TORONTO — On November 7, Enka singer and recording artist Kiyoko Suizenji played a charity concert at the Japanese Canadian Cultural Centre.
Kiyoko Suizenji performed at the Japanese Canadian Cultural Centre in a charity performance to benefit Japanese Social Services. Photo courtesy: David Ohashi
The concert celebrated the 50th anniversary of Canada’s acceptance of Japanese immigrants in the 1970s, but it was also a special anniversary for the singer as this year marks her 50th anniversary of her debut.
Suizenji is one of the most well-known Enka singers in Japan and widely known by her nickname, Chita. She performs regularly on the televised Kouhaku end of year celebration with NHK and performs around the world.
She has also found renewed popularity among younger generations after her songs were featured in Evangelion 2.0: You Can (Not) Advance, a popular animated film.
During an interview with Nikkei Voice, we asked what she’s looking forward to in the coming years and about the Japanese recording industry.
“Maybe, I will collapse,” Suizenji said jokingly. “But everyone has told me that they want me to aim for a 60th anniversary, so I will do my best.”
“I must admit, however, that CDs do not sell well these days,” she said. “It is okay even if you do not buy my CDs. Still, you can listen to my songs on TV and the Internet, for example. I appreciate if you do so and remember them.”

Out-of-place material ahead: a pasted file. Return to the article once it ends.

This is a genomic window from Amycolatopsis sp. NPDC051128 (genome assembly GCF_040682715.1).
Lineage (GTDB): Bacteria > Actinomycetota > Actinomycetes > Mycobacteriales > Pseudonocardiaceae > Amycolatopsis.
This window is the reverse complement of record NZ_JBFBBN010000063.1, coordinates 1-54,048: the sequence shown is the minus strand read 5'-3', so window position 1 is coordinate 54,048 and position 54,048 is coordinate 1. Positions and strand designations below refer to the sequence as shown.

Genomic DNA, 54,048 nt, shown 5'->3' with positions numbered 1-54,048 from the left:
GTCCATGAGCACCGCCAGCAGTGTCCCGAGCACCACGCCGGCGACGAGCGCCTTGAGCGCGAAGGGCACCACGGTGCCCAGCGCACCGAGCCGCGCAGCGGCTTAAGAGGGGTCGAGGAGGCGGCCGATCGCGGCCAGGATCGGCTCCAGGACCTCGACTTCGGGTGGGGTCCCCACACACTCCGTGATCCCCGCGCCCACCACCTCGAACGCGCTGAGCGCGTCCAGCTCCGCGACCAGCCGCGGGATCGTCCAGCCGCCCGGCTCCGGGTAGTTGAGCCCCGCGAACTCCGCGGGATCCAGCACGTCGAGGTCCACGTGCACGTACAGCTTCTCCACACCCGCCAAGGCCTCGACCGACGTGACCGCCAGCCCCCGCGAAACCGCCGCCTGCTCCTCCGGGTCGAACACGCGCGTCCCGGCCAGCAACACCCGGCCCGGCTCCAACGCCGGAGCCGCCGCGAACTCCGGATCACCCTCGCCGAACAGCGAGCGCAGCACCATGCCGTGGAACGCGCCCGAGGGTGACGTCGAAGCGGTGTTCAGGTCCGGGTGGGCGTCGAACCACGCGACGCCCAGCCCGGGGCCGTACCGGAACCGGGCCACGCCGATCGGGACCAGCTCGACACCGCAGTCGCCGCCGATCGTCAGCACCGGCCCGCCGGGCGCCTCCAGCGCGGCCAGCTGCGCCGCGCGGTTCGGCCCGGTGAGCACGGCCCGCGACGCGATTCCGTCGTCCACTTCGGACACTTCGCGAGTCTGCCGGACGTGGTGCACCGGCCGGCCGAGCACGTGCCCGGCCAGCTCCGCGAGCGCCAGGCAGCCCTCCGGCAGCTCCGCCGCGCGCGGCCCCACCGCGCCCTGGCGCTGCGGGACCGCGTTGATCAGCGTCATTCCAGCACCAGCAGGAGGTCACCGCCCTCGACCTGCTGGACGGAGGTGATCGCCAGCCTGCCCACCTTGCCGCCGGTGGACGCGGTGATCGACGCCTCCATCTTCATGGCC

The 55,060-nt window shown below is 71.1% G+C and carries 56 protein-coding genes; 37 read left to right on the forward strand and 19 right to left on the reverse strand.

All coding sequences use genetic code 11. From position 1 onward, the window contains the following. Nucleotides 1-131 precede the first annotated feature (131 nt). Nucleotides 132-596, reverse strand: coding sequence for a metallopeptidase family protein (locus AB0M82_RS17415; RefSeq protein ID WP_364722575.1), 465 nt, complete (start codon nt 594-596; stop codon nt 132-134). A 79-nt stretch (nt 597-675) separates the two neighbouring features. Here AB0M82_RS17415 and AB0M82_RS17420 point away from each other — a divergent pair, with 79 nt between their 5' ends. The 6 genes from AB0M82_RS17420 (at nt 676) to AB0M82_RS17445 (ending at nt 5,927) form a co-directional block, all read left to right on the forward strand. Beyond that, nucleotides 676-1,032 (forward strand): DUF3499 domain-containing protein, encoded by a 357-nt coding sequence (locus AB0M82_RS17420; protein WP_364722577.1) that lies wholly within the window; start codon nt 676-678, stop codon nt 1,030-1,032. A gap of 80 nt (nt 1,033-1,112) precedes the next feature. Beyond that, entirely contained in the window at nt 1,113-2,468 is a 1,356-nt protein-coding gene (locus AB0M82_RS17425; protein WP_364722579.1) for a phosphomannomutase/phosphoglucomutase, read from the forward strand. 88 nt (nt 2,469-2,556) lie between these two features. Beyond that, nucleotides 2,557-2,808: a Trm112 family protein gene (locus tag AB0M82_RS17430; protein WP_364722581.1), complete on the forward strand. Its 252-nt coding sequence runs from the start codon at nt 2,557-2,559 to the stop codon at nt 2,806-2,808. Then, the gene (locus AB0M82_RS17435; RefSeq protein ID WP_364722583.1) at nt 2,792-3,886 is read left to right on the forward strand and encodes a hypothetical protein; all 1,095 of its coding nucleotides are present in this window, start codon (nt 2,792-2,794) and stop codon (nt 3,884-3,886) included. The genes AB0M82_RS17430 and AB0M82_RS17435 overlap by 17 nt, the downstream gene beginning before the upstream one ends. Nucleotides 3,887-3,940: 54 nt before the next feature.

The concert kicked off with her song “The March of 365 Step”, which was featured in Evangelion. She also sang her debut song “A Migratory Bird Holding Tears”, her best-selling “The Song of Vajra”, and excited the audience when she sang “Life if but a Long Sob Story”.
Now 50 years into her career, Suizenji maintains the wonderful voice that has made her a household name in Japan. During the show, she also took some time to speak with her fans making them laugh with some humourous stories.
She also talked about her father who helped her find her voice and supported her throughout the early years of her career. In 1983, she learned that she would perform that year’s Kouhaku, an end of the year singing festival with Japanese Broadcasting (NHK).
At the time her father was sick and the broadcaster told her not to reveal that she was singing to anyone.
“If I had told him the truth, he would surely have been alive until the actual performance,” Suizenji said to the emotional crowd listening to her story.
Lastly, she sang “Spring Thunder” to which the audience responded with thunderous applause.
The sales of this concert were donated to the Japanese Social Services (JSS) and the Japanese Canadian Cultural Center (JCCC).